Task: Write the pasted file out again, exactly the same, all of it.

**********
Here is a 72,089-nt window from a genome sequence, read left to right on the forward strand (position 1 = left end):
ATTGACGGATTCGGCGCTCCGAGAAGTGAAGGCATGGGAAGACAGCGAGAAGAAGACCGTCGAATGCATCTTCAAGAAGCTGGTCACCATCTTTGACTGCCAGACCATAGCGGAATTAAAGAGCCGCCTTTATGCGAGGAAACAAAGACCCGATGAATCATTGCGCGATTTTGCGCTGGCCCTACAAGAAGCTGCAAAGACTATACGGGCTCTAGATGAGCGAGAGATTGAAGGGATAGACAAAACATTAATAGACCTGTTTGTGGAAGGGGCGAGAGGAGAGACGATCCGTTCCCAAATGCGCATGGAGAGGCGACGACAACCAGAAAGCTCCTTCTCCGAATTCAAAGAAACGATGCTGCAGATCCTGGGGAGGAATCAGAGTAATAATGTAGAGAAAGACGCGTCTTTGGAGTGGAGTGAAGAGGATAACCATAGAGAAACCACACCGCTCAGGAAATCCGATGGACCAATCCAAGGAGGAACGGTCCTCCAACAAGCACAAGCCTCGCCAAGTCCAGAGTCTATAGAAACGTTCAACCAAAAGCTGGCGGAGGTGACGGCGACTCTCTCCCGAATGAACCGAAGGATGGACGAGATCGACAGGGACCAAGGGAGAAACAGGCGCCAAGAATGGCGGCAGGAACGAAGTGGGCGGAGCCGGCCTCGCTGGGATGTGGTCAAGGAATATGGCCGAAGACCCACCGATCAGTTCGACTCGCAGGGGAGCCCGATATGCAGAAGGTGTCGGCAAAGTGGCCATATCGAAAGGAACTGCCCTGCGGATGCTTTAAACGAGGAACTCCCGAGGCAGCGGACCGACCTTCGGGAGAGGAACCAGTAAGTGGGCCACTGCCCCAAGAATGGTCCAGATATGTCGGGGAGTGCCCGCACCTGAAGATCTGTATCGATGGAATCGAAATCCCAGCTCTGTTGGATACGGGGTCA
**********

Here is a 72,089-nt window from a genome sequence, read left to right on the forward strand (position 1 = left end):
ATTGACGGATTCGGCGCTCCGAGAAGTGAAGGCATGGGAAGACAGCGAGAAGAAGACCGTCGAATGCATCTTCAAGAAGCTGGTCACCATCTTTGACTGCCAGACCATAGCGGAATTAAAGAGCCGCCTTTATGCGAGGAAACAAAGACCCGATGAATCATTGCGCGATTTTGCGCTGGCCCTACAAGAAGCTGCAAAGACTATACGGGCTCTAGATGAGCGAGAGATTGAAGGGATAGACAAAACATTAATAGACCTGTTTGTGGAAGGGGCGAGAGGAGAGACGATCCGTTCCCAAATGCGCATGGAGAGGCGACGACAACCAGAAAGCTCCTTCTCCGAATTCAAAGAAACGATGCTGCAGATCCTGGGGAGGAATCAGAGTAATAATGTAGAGAAAGACGCGTCTTTGGAGTGGAGTGAAGAGGATAACCATAGAGAAACCACACCGCTCAGGAAATCCGATGGACCAATCCAAGGAGGAACGGTCCTCCAACAAGCACAAGCCTCGCCAAGTCCAGAGTCTATAGAAACGTTCAACCAAAAGCTGGCGGAGGTGACGGCGACTCTCTCCCGAATGAACCGAAGGATGGACGAGATCGACAGGGACCAAGGGAGAAACAGGCGCCAAGAATGGCGGCAGGAACGAAGTGGGCGGAGCCGGCCTCGCTGGGATGTGGTCAAGGAATATGGCCGAAGACCCACCGATCAGTTCGACTCGCAGGGGAGCCCGATATGCAGAAGGTGTCGGCAAAGTGGCCATATCGAAAGGAACTGCCCTGCGGATGCTTTAAACGAGGAACTCCCGAGGCAGCGGACCGACCTTCGGGAGAGGAACCAGTAAGTGGGCCACTGCCCCAAGAATGGTCCAGATATGTCGGGGAGTGCCCGCACCTGAAGATCTGTATCGATGGAATCGAAATCCCAGCTCTGTTGGATACGGGGTCA